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Massachusetts Governor Jane Swift Faces Possible Opposition From Within Own Party

Aired March 5, 2002 - 12:39   ET

THIS IS A RUSH TRANSCRIPT. THIS COPY MAY NOT BE IN ITS FINAL FORM AND MAY BE UPDATED.


THIS IS A RUSH TRANSCRIPT. THIS COPY MAY NOT BE IN ITS FINAL FORM AND MAY BE UPDATED.
BILL HEMMER, CNN ANCHOR: As a lot of folks know, Governor Jane Swift has the dual challenge of leading Massachusetts and raising young twins. If that were not enough though, Swift faces election this fall with possible opposition from within her own party.

As CNN's Bill Delaney reports, her potential opponent has Olympian stature.

(BEGIN VIDEOTAPE)

BILL DELANEY, CNN CORRESPONDENT (voice-over): Somewhere down around the grassroots of Massachusetts, always-thin Republican soil, Ian Bayne's tiny office of his Massachusetts Republican Society, where a Web site got thrown together last week, calling for billionaire businessman Mitt Romney, chairman, and some say savior, of the Salt Lake Olympics, to run for governor in Massachusetts.

IAN BAYNE, REPUBLICAN ACTIVIST: It was the first day that we really had a full day. We had 500 inquiries,

DELANEY: And counting. With, says Bayne, who has no formal connection to the Republican Party, more than 50 local GOP chairpersons now telling him, they're for Romney. Amid dangerous disgruntlement over present Republican Governor Jane Swift's chances this November, recent polls show she'd lose to every prospective Democratic candidate, the same polls that showed Romney defeating the same field.

(on camera): Among those adding up the numbers, a local Republican activist here by the name of Neal Chayet. He wouldn't confirm or deny it, but last week he reportedly contacted both the president's chief political adviser Karl Rove and White House chief of staff Andrew Card about finding a job for Governor Swift, to move her aside for a Romney candidacy.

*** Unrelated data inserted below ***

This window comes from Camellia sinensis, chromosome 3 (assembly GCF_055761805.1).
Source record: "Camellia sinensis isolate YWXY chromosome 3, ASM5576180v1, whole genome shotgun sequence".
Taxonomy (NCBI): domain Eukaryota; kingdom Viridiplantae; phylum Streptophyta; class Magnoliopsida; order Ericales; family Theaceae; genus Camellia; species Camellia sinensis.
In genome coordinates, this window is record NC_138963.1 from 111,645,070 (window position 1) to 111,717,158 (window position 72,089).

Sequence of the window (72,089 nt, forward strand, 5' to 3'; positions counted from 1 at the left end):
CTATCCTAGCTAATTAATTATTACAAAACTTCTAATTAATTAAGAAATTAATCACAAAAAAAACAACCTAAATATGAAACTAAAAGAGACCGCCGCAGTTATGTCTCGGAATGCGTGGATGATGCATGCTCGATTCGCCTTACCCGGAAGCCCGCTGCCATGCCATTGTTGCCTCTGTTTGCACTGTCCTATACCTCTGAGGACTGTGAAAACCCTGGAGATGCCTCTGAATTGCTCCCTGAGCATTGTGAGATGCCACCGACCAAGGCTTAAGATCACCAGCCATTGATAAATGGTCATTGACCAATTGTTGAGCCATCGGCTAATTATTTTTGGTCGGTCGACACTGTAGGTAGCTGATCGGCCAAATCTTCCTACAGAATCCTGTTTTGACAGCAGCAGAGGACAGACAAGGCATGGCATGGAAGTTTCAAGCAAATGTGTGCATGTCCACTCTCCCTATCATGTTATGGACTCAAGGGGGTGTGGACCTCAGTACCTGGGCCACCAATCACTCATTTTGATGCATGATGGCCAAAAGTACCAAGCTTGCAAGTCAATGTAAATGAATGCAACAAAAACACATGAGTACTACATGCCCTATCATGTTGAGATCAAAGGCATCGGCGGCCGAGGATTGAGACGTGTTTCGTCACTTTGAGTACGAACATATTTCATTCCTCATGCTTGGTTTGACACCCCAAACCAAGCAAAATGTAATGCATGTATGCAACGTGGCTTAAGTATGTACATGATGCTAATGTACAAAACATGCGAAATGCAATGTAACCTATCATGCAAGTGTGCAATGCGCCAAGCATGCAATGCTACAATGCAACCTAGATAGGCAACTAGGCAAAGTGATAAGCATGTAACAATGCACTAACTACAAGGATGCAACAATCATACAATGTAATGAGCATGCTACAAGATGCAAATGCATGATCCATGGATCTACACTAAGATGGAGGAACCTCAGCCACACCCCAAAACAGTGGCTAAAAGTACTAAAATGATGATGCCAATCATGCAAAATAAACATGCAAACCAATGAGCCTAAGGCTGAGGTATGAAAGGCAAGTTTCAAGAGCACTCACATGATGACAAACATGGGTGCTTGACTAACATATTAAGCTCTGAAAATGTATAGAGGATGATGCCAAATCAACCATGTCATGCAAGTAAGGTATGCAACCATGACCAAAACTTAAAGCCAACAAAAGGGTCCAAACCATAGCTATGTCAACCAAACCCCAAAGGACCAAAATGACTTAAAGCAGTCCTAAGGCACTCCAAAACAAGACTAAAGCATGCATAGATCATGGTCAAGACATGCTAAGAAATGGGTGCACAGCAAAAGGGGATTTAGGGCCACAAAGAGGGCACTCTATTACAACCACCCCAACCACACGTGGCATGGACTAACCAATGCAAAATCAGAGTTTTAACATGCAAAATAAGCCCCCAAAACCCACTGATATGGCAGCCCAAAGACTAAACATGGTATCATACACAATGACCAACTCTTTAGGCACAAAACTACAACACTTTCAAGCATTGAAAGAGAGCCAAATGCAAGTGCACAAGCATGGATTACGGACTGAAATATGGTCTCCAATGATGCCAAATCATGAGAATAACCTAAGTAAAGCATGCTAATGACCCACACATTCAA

Trouble is, Swift's not moving. She's running.

GOV. JANE SWIFT, MASSACHUSETTS: In Massachusetts, politics are lively. I'm used to people telling me that I'm never going to win, and four times out of five, they've been wrong.

DELANEY: Republican sources say, in any event, Romney's unlikely to make his mind up until mid-March, when the Salt Lake Paralympics conclude.

MITT ROMNEY, SALT LAKE CITY OLYMPICS: I'm pretty careful not to absolutely rule out anything.

DELANEY: Not ruling out a Republican primary fight: Massachusetts Republican state chairwoman Kerry Murphy Healey. Romney's told her he is seriously considering going for it.

KERRY MURPHY HEALEY, REPUBLICAN STATE CHAIRWOMAN: it's about the possibility of having two good choices. I don't think we have bad options here. Our governor has stepped up to the plate, and said she's not afraid, bring it on.

DELANEY: Should the run-up to the September primary get bloody, though, Massachusetts Republicans could end up wishing either Swift or Romney had moved on.

Bill Delaney, CNN, Boston.

(END VIDEOTAPE)

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